“You can dance to the next one,” comments band spokesman Hilary, draining the spit from his trombone as John brings on a double bass to play… well, some salsa from hell; the guitar and keyboard filling up the spaces in the music with an inspired patina of drone-trash. As another Sand piece forms (a reedy melodica, skullclick percussion, a lost wail from Mr Mountain as the band traverses a flat, disturning plain of atonal movement) you wonder whether this band would ever really make you want to dance. Why should you want them to, when instead you can suffer the perverse enjoyment of feeling Sand twitch the crust of the earth from under your feet?

* * * * * * * *

I don’t care. The liberating, socialising force of dance was the one aspect of electronic music that was ignored tonight; possibly because it was redundant. In between writing my notes I’ve filled my ears, had a doughnut, leafed through vinyl stalls, and spent an evening in the belly of the art-beast, chatting away to some of the nicest people I’ve met in ten years of making up gig numbers.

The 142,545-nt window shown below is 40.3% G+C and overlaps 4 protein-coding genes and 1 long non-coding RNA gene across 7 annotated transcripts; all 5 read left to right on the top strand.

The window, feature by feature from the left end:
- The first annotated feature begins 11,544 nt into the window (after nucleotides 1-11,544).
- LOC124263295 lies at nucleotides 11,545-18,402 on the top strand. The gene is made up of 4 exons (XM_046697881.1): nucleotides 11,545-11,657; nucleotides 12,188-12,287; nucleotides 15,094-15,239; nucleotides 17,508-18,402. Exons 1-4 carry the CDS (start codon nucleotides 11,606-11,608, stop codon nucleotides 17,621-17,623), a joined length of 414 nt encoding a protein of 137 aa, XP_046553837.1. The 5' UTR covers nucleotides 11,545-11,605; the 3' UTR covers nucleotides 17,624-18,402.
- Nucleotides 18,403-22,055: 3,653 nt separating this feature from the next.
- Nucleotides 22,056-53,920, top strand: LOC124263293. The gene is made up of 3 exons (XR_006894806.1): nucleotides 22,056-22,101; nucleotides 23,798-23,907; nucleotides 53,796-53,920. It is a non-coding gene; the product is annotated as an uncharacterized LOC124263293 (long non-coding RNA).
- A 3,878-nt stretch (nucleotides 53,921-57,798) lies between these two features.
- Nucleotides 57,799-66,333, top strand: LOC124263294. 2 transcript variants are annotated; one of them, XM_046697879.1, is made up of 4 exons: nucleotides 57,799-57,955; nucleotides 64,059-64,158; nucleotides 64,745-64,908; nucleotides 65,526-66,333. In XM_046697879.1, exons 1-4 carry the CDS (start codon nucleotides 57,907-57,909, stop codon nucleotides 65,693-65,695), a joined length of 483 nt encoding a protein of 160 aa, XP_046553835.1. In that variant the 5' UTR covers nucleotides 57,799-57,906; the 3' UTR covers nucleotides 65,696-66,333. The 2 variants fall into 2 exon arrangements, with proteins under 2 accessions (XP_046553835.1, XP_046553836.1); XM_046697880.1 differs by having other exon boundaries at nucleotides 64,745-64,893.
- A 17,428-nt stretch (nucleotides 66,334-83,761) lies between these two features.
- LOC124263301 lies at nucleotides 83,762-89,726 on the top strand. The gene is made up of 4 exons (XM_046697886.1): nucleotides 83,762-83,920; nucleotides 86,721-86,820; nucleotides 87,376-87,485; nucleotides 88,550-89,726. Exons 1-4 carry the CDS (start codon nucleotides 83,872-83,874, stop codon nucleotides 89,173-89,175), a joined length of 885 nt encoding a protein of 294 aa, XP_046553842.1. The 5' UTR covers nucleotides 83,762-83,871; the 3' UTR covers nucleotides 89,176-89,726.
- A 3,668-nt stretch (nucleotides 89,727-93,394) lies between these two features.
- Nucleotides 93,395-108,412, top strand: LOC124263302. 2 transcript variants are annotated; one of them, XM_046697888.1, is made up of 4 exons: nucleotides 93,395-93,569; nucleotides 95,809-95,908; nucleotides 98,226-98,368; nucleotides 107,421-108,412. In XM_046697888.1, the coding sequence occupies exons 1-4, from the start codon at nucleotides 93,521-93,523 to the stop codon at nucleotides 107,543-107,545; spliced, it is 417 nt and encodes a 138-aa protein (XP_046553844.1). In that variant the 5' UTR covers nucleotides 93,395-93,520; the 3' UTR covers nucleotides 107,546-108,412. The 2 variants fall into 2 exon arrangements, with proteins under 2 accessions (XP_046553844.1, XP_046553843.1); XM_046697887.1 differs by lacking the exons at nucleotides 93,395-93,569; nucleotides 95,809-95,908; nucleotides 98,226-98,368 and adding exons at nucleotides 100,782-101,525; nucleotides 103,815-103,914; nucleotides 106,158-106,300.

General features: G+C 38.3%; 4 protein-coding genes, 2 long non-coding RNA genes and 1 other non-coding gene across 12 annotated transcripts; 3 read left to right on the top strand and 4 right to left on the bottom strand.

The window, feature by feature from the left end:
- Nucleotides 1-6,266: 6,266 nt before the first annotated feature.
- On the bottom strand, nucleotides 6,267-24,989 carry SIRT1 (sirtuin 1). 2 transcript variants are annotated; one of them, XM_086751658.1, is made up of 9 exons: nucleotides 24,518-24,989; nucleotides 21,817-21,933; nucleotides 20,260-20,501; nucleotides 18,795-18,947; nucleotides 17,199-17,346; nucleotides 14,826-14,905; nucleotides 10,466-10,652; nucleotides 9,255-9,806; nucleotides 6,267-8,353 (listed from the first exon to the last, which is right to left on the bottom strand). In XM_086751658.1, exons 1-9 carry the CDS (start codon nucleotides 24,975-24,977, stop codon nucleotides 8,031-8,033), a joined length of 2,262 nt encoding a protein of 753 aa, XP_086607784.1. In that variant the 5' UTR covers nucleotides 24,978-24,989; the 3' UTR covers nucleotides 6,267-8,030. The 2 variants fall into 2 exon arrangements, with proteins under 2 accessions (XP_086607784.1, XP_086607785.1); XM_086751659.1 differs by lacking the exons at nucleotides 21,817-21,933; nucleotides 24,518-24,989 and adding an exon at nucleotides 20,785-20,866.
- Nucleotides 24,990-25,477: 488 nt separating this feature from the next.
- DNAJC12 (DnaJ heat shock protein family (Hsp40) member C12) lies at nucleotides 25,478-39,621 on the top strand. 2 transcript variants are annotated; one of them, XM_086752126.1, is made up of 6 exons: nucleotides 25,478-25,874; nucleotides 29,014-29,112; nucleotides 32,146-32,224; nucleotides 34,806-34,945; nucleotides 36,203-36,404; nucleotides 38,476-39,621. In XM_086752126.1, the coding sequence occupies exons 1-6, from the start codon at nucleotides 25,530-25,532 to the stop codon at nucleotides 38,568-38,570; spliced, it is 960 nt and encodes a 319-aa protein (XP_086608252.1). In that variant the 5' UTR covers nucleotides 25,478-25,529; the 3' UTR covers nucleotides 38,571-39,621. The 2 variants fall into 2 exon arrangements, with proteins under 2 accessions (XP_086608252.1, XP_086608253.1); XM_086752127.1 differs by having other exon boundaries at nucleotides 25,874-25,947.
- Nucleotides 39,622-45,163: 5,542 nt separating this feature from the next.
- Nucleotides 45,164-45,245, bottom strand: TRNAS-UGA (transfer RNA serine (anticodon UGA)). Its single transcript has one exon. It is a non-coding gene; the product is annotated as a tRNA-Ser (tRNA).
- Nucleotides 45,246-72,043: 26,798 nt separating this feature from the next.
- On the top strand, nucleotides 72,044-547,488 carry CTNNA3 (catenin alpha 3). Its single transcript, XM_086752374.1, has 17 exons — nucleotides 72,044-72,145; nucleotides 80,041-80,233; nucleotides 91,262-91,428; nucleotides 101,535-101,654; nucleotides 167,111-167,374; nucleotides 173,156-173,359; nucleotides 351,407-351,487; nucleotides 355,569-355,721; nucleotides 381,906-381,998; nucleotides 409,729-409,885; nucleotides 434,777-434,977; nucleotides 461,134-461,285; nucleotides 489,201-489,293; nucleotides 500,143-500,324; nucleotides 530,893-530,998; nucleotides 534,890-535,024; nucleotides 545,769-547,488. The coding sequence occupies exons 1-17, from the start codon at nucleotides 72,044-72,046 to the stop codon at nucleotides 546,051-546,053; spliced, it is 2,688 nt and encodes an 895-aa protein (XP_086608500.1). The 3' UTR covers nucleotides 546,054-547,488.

I finally let my tired eyelids swell, and turn my weary ankles homewards. Satellite are packing up, engrimed with cigarette smoke and fired up on the warmth of the evening, making ready to ship it all across the Channel to the City of Light.

This time, I don’t fear for them.

Sand online:
Homepage

Lucha Libre online:
Homepage

Yossarian online:
Homepage

Karamazov online:
Homepage

Heavy Q Connection online:
Homepage

Satellite Records online:
Homepage